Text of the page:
Congress approved a third round of funding for the Paycheck Protection Program (PPP) on December 21. But the question remains as to what the program — which dispensed over $525 billion in funding as of August, when it first ended — has done for American businesses. Loan-level data released in December by the Small Business Administration (SBA) might hold the answer.
The record of individual loans remains incomplete, with around 55,300 loans representing almost $2.1 billion unaccounted for when compared to the totals stated in SBA summary reporting of the program. Even loans included in the dataset can be missing information, with almost 3% lacking industry identification. But the detailed data, combined with information from SBA summary reporting, allows for the fullest analysis yet of who got PPP money.
The loan-level dataset shows that full-service restaurants received the largest number of approved loans and the most total dollars, accounting for over 175,000 loans worth $20.4 billion — almost 3.9% of the total $525 billion dispensed through the program. Doctors, lawyers, and new car dealers followed with the most money, receiving over $10 billion each in approved loans.
The PPP broke with traditional SBA policies in making nonprofits eligible for small business loans, including religious organizations — which received $7.3 billion or 1.4% of all PPP money, according to the loan-level dataset. Civic and social organizations received just under $1.6 billion, and other nonprofits got around $5.2 billion.
SBA summary reporting includes totals at the sector level. Healthcare and social assistance, which employs the most small business employees of any sector, received the largest share of loan dollars (12.9%) as of August. That is a shift from the initial round — April 3 to April 16 — when construction received the most.
The loan-level data reveals more about industries and loan size. Large loans added up, with several industries receiving over $45 billion each in loans of $150,000 or more. Among them were construction; healthcare and social assistance; professional, scientific, and technical services; and manufacturing.
According to the loan-level data, 609 businesses received the maximum loan amount of $10 million. They included 98 full or limited-service restaurant chains, among them the corporate offices of PF Chang’s, TGI Friday’s, Potbelly Sandwich Shop, and White Castle. Following restaurants, medical clinics and groups, as well as hospitals, were the next most common recipients of the $10 million, receiving 41 such loans.
The 1% of businesses that received the largest loans — from $1.4 billion up to $10 billion — received 27% of all PPP dollars. By contrast, the 75% of businesses that received loans of around $70,000 or less accounted for under 16% of total PPP funding. According to the loan-level data, there were 127 businesses with loans of $50 or less; 30 with loans of $10 or less; and three with loans of four, one, and zero cents, respectively. It is unclear the extent to which this is attributable to errors in data reporting or is an accurate picture of how the program operated.
The program was meant to support up to eight weeks of payroll, and all reviews of job retention — to assess whether the government would forgive all or part of the loan — occurred at the end of that period. That means that businesses that received loans valued at less than eight weeks of payroll still needed to make it through the entire two months in order to take advantage of loan forgiveness. Did PPP loans fill payroll need for most businesses?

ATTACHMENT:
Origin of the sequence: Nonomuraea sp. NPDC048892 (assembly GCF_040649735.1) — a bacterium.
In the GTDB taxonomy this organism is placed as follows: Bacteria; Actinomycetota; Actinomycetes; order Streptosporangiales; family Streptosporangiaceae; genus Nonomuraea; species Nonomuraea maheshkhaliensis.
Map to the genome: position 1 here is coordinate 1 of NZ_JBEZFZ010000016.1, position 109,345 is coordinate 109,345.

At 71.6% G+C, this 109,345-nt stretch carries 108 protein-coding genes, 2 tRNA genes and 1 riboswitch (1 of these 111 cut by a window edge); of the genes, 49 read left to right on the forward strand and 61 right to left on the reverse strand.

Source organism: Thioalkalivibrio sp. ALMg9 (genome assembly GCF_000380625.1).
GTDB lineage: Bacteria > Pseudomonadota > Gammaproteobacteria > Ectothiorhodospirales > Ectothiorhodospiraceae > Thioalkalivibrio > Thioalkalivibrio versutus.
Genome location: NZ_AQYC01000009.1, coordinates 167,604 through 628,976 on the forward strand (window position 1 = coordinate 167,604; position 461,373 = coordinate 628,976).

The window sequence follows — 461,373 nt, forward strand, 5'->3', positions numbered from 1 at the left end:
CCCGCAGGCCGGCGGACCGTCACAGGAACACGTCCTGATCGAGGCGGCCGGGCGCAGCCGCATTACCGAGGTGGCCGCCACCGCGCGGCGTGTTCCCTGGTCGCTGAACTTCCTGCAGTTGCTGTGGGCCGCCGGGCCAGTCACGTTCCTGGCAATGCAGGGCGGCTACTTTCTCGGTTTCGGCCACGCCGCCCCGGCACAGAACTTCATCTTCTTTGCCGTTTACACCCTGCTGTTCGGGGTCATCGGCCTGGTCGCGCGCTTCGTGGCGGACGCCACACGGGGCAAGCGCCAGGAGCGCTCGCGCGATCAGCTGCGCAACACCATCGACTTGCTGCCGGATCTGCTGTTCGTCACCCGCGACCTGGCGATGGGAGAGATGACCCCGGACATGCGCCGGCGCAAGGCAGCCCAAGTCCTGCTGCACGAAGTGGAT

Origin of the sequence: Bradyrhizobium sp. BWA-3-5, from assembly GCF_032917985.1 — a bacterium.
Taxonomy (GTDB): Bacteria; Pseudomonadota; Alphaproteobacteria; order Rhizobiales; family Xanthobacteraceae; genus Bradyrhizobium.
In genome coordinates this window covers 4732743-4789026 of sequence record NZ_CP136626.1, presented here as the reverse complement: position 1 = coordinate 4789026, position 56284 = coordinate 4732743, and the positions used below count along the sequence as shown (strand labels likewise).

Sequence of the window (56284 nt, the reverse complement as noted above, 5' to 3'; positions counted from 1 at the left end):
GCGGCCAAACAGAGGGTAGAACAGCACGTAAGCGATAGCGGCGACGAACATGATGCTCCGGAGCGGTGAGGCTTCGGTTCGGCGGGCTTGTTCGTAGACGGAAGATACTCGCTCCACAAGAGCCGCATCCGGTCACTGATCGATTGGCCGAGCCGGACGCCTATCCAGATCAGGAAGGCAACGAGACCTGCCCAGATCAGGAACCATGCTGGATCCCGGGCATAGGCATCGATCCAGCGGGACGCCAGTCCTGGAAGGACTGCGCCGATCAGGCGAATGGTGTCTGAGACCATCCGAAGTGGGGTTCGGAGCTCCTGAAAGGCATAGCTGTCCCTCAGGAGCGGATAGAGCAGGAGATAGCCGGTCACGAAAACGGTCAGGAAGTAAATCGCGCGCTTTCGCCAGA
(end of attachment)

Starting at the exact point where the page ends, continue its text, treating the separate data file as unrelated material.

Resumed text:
Despite the wide variation in loan sizes, most loans seem to have covered the expected amount of time: an average of 9.6 weeks of payroll. That analysis compares the median loan value per reported job saved to average industry payroll per small business employee as reported by the Census Bureau.
Looking at the 25 industries that received the highest number of loans, there was variation in the amount of payroll covered. Loans to financial businesses averaged 3.6 weeks of pre-pandemic payroll, and those to sports and the performing arts averaged 5 weeks. Meanwhile, loans to food and drinking places covered 11.8 weeks of payroll. Of course, the average wage differs across industries, with a finance employee costing an average of $14,200 more per month to employ than one working in a restaurant or bar. Were financial businesses to retain their employees at restaurant-industry wages, the loans given would support them for an average of 37.8 weeks, or over nine months.
The PPP appears to have accomplished its goal of supporting many small businesses for around eight weeks of payroll — although it is unclear whether the jobs it saved in the short term survived the months after the program ended. Jobs that did must now contend with tightening COVID-19 restrictions amid a winter surge of cases. Congress has approved a third round of funding for PPP for businesses that did not previously receive loans; smaller and harder-hit businesses will also be eligible for a second loan.
For the "How long will loans last businesses?" section:
While there are 99 three-digit NAICS code industry groupings represented in the loan-level PPP data, only 85 have annual payroll data as reported by the SBA. These 85 formed the basis of the calculation.
To estimate the 9.6 weeks of payroll average, the calculation takes the median loan value within each industry and divides it by the average payroll for that industry to calculate the percent of payroll covered by the loan. It then calculates the overall mean of the percent of payroll covered across all industries, weighted by the number of loans granted to each.
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